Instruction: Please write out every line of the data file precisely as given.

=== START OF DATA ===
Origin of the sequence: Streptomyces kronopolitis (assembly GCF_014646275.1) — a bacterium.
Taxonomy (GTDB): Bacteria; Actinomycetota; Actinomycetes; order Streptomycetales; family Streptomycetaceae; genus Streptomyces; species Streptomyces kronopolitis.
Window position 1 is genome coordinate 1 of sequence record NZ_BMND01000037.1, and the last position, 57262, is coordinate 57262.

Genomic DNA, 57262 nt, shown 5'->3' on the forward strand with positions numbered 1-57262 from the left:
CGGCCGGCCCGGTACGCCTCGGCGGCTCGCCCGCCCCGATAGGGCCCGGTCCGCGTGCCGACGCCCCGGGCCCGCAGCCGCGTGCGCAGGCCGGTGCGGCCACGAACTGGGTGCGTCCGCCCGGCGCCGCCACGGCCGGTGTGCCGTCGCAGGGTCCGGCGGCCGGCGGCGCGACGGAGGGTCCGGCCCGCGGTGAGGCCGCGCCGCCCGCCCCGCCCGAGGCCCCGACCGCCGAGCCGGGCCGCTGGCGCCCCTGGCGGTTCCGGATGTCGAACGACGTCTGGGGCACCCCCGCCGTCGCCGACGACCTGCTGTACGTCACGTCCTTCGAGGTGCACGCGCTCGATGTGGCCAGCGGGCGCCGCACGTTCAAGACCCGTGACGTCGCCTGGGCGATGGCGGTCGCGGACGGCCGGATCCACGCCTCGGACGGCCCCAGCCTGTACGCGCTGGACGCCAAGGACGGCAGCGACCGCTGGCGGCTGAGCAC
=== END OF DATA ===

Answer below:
Origin of the sequence: Streptomyces kronopolitis (assembly GCF_014646275.1) — a bacterium.
Taxonomy (GTDB): Bacteria; Actinomycetota; Actinomycetes; order Streptomycetales; family Streptomycetaceae; genus Streptomyces; species Streptomyces kronopolitis.
Window position 1 is genome coordinate 1 of sequence record NZ_BMND01000037.1, and the last position, 57262, is coordinate 57262.

Genomic DNA, 57262 nt, shown 5'->3' on the forward strand with positions numbered 1-57262 from the left:
CGGCCGGCCCGGTACGCCTCGGCGGCTCGCCCGCCCCGATAGGGCCCGGTCCGCGTGCCGACGCCCCGGGCCCGCAGCCGCGTGCGCAGGCCGGTGCGGCCACGAACTGGGTGCGTCCGCCCGGCGCCGCCACGGCCGGTGTGCCGTCGCAGGGTCCGGCGGCCGGCGGCGCGACGGAGGGTCCGGCCCGCGGTGAGGCCGCGCCGCCCGCCCCGCCCGAGGCCCCGACCGCCGAGCCGGGCCGCTGGCGCCCCTGGCGGTTCCGGATGTCGAACGACGTCTGGGGCACCCCCGCCGTCGCCGACGACCTGCTGTACGTCACGTCCTTCGAGGTGCACGCGCTCGATGTGGCCAGCGGGCGCCGCACGTTCAAGACCCGTGACGTCGCCTGGGCGATGGCGGTCGCGGACGGCCGGATCCACGCCTCGGACGGCCCCAGCCTGTACGCGCTGGACGCCAAGGACGGCAGCGACCGCTGGCGGCTGAGCAC